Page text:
“The continuing false claims of a stolen election have led to violent/death threats, intimidation, and claims of prison time coming for elections workers. They keep coming,” Georgia Secretary of State Brad Raffensperger, who refused to overturn his state’s election results, tweeted Friday. “Real leaders need to take steps to stop it. So far they haven’t.”
Rep. Liz Cheney (R-Wyo.), who was stripped of leadership power last month for her repeated rebukes of Trump, has continued to issue similar dire warnings.
“The problem we’ve got now is he’s continued to say the same things. He’s continued to use the same language that provoked that violence on January 6th,” she said during a recent Wyoming radio interview. “When you look at what’s necessary for us as a country, when you look at what’s necessary for us to sustain our republic and to sustain our democratic process, the things that he is saying are very toxic and dangerous, and as Republicans we have to stand up against those lies.”
McCarthy, who initially condemned Trump’s role in the Capitol riots but has since bear-hugged the ex-president, is feeling confident about winning back the House majority. And he sees the former president as crucial for GOP turnout and fundraising, trekking down to Trump’s resort in Florida to stay in his good graces. Posing for a picture with Trump while flashing a thumbs-up at one of his properties has almost become a rite of passage among the highest-ranking Republicans.
But even McCarthy seems eager to put 2020 in the rear-view mirror. The GOP leader argued last month that booting Cheney from the leadership team was necessary so that House Republicans could start healing from their Jan. 6-related wounds and finally focus on hammering the Biden agenda, which the GOP believes is a winning midterm message.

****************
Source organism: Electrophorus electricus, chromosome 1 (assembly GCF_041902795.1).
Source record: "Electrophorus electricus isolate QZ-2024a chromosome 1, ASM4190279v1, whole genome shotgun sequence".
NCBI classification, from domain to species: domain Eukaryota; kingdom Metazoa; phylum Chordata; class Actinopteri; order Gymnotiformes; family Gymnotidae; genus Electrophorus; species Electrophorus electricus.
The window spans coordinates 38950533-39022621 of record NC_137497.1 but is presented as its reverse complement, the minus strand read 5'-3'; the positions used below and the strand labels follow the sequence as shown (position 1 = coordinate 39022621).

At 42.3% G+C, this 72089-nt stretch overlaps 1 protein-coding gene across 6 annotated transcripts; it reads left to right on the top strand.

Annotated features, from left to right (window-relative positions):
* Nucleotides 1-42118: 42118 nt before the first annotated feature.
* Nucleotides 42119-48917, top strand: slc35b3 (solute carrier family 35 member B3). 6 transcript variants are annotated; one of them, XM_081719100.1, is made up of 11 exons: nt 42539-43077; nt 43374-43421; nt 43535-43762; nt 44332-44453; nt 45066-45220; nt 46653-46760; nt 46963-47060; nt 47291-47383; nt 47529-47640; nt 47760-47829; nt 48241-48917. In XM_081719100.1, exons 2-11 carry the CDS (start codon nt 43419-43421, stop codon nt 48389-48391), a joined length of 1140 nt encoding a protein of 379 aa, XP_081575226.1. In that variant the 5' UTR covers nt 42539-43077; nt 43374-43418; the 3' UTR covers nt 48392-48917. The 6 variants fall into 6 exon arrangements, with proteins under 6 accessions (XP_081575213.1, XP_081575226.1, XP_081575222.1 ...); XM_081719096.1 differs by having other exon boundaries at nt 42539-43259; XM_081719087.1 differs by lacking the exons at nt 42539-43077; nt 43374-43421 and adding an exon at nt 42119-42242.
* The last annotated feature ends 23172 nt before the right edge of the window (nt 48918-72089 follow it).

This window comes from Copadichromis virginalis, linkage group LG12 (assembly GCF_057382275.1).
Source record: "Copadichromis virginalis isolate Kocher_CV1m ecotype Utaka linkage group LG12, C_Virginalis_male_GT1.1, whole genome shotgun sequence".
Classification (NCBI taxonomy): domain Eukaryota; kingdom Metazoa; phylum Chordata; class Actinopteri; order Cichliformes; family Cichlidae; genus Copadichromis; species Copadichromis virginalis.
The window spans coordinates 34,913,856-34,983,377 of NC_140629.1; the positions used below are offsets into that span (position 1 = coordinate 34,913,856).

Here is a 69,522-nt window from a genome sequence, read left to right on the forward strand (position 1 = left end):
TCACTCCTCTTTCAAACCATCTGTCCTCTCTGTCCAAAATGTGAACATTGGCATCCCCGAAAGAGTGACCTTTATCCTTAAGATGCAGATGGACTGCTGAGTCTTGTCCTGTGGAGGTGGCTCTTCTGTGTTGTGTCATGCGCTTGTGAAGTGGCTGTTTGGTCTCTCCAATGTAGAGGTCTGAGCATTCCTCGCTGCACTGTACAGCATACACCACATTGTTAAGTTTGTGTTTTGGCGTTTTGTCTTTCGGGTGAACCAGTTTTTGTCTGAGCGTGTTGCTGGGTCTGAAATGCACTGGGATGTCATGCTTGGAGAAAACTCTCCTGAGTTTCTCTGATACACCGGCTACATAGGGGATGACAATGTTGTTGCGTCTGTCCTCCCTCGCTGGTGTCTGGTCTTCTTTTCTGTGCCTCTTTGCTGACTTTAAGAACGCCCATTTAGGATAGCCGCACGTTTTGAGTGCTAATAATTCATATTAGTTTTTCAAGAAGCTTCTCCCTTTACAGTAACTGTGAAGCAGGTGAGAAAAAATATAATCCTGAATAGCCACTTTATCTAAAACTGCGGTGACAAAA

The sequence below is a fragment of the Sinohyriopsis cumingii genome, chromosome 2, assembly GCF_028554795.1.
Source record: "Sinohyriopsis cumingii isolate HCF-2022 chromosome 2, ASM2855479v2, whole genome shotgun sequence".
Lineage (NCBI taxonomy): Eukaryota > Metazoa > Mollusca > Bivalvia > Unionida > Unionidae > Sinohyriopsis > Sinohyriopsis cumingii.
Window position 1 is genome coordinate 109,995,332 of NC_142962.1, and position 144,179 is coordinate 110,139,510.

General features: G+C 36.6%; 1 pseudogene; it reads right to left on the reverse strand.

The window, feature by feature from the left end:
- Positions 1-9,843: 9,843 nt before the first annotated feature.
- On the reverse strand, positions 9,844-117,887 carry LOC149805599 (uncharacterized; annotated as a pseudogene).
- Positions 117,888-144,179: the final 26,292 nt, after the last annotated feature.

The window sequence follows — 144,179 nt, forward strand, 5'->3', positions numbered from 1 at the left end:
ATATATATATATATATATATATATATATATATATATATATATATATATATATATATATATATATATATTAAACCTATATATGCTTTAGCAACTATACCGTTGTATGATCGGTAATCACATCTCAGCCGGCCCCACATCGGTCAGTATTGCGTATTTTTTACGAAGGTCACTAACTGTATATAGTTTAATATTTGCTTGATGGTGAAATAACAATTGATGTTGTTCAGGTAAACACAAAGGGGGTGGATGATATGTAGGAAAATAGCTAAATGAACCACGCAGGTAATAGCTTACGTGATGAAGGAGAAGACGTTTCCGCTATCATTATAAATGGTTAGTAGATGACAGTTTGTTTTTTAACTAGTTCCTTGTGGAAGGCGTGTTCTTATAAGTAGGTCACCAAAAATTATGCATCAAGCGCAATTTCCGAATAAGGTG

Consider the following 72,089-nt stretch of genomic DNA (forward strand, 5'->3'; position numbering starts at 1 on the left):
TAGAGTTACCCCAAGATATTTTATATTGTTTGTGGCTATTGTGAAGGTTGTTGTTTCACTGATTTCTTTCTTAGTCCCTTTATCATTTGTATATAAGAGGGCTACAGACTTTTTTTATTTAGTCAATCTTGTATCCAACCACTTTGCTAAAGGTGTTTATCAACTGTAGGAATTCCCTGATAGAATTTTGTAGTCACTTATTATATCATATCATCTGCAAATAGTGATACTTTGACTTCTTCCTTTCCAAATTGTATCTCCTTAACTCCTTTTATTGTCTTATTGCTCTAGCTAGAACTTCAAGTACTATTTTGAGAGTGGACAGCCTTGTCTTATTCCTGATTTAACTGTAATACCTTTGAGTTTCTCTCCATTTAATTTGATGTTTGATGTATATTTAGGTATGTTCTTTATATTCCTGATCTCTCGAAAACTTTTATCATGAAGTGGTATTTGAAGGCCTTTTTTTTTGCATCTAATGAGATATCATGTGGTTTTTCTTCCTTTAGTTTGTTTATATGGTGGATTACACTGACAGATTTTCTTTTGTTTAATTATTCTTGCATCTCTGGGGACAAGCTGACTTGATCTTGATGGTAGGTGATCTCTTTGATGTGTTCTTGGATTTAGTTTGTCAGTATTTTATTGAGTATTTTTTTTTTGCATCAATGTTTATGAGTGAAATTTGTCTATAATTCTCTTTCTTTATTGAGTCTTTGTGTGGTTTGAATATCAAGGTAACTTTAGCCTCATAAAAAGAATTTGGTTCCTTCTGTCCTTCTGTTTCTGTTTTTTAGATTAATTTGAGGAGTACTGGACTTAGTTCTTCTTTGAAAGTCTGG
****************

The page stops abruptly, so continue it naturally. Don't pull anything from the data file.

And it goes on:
Republicans are also eager to exploit tensions across the aisle as the House returns to Washington this week. During a conference call on Friday, House Republicans reveled in growing Democratic divisions over everything from infrastructure to Rep. Ilhan Omar’s (D-Minn.) latest remarks on foreign policy, according to a source on the call.
Yet McCarthy and the GOP may find it difficult to avoid litigating Trump’s election loss if the former president is out there doing it himself while stumping for their candidates.
McCarthy “is the one that said Trump was the leader of our party,” said Rep. Adam Kinzinger (R-Ill.), one of the most vocal Trump critics in the GOP. “He’s given his leadership card to the president. So if the former president is looking backwards, you don’t have a choice.”
By contrast, Senate Minority Leader Mitch McConnell (R-Ky.) and Senate Republicans have shown more independence from Trump. But McConnell, despite torching Trump for inciting the insurrection, has since been careful not to poke Trump in the eye and assiduously avoids questions about the ex-president.
Republicans on both ends of the Capitol wish Trump would strike a forward-looking tone more often in public settings. Some of them are warning of a Georgia repeat, when Democratic candidates captured a pair of Senate seats — and with it, control of the upper chamber — after Trump repeatedly claimed the state’s election system was rigged instead of trying to drive more GOP voters to the polls.
“He should have learned from what happened in Georgia,” the purple-district Republican lawmaker said. “He cost us Georgia by focusing on the election.”